If I touch a faulty knob of any electrical equipment when I am connected to electrical ground, I would get electrocuted.

But my question is will I get electrocuted when I am above the first floor of a building?

e.g.: When I am on the 3rd floor of a building.

  • 11
    There's a difference between ground and ground. Apr 13, 2016 at 11:11
  • To expand on Daniel's comment, electrical ground is a place electrons can freely go, be it an appliance that's connected to the outlet's ground wire, or the plumbing, or steel frame of the home, or the neutral wire inside the box, there are lots of possible electrical ground sources. The other ground is the physical ground, aka planet earth, which is also a potential electrical ground, but not the only one.
    – BMitch
    Apr 13, 2016 at 17:41
  • 1
    Just a clarification note: Electrocution = death. You can certainly be shocked without being electrocuted. Apr 13, 2016 at 22:48

2 Answers 2


You are not safe from electrocution just because you are on the 3rd floor.

Electrical ground can be anything conductive (like the chassis of another grounded appliance you are leaning on). So it doesn't matter where you are but what else you are touching.

To be safe you need to install a ground fault protection device that will shut off the power when it detects that some current doesn't go through the designated return path.

  • 1
    The water in the pipes of the building will act as a ground conductor even through plastic piping and you could be electrocuted if you get between an energized conductor and the water. If the building has a steel framework and a balcony railing is attached to building steel then it will be at ground potential and you could be electrocuted. That is why GFCI protection is now required in these areas.
    – ArchonOSX
    Apr 13, 2016 at 11:26
  • 2
    You can also be electrocuted without involving ground explicitly as such. Touching a live/hot wire with one hand and a neutral wire with the other hand will deliver a potentially lethal shock. Apr 13, 2016 at 15:20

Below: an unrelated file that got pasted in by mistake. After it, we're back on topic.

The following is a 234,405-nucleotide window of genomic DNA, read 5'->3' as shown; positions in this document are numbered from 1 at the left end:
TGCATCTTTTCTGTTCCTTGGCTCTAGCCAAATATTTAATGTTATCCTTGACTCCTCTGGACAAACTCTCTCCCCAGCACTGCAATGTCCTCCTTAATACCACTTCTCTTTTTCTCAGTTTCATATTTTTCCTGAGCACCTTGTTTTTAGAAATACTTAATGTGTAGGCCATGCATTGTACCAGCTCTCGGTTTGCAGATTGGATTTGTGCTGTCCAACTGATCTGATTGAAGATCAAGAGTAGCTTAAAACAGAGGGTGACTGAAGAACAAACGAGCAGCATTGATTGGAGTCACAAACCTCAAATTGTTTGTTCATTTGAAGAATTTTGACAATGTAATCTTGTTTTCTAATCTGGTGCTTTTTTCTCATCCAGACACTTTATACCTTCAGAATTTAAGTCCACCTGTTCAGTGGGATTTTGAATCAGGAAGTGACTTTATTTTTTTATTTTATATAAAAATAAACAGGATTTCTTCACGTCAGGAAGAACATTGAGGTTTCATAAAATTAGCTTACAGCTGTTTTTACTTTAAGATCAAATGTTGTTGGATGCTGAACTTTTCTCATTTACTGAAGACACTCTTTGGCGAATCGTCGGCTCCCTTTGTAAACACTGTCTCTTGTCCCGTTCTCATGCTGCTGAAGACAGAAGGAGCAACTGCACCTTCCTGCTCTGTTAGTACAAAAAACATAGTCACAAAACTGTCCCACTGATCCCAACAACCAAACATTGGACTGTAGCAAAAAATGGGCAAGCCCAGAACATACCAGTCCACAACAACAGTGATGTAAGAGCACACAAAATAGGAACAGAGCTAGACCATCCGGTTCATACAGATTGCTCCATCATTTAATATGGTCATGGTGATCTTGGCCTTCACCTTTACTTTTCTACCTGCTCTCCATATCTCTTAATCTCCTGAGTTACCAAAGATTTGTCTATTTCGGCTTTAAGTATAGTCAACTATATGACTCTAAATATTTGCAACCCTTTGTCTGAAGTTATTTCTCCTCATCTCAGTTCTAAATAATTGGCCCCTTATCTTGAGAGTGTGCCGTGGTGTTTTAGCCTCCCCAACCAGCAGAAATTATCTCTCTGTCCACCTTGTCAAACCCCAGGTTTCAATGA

• Comments are not for extended discussion; this conversation has been moved to chat.
    – Tester101
    Apr 14, 2016 at 12:13

You might get SHOCKED, not ELECTROCUTED.

Most residential doesn't have the voltage to kill.

  • 2
    Voltage doesn't kill, current does. Tasers and stun guns put out tens of thousands of volts, but don't kill people. While it only takes 0.1 - 0.2 amperes of current to kill you.
    – Tester101
    Apr 13, 2016 at 13:56
  • 2
  • 1
    @RedGrittyBrick assuming your quote is accurate, it would be interesting to estimate the number of GFCIs installed & the delta cost; compare with the implied 600 non-deaths to calculate the value of a person! Apr 13, 2016 at 15:35
  • 1
    @CarlWitthoft - There are around 130M households in the USA (this includes renters and homeowners). If it costs $500 to outfit a typical home with required GFCI's and they last 15 years before needing to be replaced, then the estimated annual cost is: 130M homes * $500 / 15, divide by 600 to get a price per life saved of $7.2 million. This doesn't take into account the cost of injuries prevented, not all electrical shocks result in death yet still require medical treatment.
    – Johnny
    Apr 13, 2016 at 15:52
  • 1
    While I technically agree that current flowing through the body is what causes injury and death, it IS the voltage that is important and what gets the current to flow. So while the "Voltage doesn't kill, current does" mantra is technically true it is also VERY misleading and pretty worthless. Problem is people equate circuit amperage with this idea, when it is absultely meaningless. A 277V 20A circuit is FAR more dangerous than a 120V 800A circuit. The higher voltage allows the current to flow MUCH easier. Apr 13, 2016 at 22:47

Your Answer

By clicking “Post Your Answer”, you agree to our terms of service and acknowledge you have read our privacy policy.

Not the answer you're looking for? Browse other questions tagged or ask your own question.